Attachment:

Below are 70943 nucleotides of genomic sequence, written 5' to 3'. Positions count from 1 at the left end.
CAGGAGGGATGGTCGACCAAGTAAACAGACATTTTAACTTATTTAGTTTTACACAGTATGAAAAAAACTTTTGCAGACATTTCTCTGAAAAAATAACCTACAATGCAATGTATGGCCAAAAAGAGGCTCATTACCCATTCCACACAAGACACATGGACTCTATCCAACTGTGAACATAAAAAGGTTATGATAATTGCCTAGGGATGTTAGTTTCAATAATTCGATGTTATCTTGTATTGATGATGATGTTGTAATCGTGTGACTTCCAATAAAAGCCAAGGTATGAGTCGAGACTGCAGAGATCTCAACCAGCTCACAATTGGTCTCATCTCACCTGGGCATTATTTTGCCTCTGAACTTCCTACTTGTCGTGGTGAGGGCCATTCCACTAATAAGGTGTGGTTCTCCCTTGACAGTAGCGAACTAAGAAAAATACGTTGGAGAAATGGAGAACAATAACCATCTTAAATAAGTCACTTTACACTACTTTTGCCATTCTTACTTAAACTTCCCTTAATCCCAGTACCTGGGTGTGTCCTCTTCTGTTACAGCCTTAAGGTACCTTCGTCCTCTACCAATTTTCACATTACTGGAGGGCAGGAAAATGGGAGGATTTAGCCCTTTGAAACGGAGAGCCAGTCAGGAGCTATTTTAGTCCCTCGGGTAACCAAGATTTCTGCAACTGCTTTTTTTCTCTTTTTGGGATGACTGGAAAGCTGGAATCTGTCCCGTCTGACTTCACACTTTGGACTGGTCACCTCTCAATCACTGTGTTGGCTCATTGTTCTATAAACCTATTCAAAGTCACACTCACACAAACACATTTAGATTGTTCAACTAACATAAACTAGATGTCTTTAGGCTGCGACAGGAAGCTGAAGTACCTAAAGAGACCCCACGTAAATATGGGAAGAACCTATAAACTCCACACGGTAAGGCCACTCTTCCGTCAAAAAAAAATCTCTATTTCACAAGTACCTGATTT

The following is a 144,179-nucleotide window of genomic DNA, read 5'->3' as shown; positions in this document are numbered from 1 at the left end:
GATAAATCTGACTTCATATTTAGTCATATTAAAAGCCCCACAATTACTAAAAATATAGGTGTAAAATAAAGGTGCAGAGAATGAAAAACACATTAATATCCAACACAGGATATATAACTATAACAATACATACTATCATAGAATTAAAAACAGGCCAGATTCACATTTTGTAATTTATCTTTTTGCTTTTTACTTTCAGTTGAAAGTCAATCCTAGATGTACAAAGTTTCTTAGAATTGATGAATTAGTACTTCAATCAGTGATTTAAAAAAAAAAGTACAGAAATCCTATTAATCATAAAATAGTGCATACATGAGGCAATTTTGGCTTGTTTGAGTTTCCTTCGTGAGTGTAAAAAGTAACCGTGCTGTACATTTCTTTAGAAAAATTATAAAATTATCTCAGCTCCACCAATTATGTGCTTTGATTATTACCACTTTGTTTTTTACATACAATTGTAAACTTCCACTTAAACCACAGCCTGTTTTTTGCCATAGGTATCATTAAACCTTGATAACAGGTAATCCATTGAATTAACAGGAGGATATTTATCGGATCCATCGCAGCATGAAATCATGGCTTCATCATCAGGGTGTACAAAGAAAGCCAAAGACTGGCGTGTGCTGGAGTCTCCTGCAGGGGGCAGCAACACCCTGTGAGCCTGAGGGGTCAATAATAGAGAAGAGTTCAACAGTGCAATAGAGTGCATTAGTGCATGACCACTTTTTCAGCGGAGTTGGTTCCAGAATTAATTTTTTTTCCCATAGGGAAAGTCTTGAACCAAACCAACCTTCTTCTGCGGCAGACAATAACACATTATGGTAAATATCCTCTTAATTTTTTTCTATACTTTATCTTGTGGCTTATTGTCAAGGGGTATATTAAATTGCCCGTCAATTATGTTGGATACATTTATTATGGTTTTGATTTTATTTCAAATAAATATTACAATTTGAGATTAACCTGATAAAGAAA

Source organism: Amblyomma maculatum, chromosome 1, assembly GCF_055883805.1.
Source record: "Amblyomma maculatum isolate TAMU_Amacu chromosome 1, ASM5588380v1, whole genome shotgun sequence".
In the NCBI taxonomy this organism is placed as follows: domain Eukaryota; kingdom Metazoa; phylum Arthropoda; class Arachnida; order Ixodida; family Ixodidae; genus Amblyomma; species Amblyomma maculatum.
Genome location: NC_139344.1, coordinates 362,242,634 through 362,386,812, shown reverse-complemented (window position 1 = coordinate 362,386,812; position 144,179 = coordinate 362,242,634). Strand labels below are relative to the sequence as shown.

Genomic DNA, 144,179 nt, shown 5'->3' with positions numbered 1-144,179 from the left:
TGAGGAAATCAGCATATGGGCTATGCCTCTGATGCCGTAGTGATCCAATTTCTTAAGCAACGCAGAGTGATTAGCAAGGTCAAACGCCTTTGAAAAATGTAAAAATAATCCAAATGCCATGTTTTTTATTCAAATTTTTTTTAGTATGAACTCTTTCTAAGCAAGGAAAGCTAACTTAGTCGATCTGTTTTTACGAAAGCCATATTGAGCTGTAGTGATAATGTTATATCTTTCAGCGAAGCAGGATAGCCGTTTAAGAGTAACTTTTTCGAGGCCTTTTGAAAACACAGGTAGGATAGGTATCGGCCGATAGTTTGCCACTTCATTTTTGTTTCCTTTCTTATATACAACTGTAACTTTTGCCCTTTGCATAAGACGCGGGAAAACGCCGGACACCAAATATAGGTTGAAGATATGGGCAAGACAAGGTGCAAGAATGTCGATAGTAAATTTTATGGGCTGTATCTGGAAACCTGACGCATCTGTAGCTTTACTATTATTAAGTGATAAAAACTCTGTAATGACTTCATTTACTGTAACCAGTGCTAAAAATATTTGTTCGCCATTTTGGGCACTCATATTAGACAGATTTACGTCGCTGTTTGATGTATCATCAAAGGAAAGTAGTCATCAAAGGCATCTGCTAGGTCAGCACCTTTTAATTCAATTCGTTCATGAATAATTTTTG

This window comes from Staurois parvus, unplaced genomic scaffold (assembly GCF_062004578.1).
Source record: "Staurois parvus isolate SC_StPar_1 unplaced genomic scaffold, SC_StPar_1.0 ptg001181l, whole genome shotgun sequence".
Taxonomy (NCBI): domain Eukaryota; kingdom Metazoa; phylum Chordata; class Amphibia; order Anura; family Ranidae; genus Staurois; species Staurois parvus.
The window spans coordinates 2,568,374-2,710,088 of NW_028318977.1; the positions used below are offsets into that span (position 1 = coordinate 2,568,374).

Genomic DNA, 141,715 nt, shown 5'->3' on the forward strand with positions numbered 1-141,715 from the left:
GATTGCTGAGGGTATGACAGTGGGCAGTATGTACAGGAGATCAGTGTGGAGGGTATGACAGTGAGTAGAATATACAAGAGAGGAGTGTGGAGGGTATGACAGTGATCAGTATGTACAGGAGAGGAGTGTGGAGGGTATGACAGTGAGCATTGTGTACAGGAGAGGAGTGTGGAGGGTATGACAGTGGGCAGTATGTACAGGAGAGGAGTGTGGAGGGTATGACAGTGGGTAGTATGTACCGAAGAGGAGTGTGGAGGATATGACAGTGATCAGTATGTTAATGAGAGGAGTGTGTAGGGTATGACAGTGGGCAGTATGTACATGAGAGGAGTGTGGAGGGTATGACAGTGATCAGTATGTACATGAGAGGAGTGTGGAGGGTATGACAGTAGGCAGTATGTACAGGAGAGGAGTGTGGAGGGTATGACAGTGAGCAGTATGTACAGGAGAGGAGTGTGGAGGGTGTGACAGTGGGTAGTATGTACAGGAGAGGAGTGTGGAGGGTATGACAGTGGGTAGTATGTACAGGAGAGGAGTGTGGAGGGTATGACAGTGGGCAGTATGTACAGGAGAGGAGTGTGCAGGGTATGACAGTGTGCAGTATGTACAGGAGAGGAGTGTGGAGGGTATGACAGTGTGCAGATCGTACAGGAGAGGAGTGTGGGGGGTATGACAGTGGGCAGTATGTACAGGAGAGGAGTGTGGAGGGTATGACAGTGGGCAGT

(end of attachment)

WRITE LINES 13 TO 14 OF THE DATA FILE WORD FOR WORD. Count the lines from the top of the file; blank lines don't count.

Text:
Taxonomy (NCBI): domain Eukaryota; kingdom Metazoa; phylum Chordata; class Amphibia; order Anura; family Ranidae; genus Staurois; species Staurois parvus.
The window spans coordinates 2,568,374-2,710,088 of NW_028318977.1; the positions used below are offsets into that span (position 1 = coordinate 2,568,374).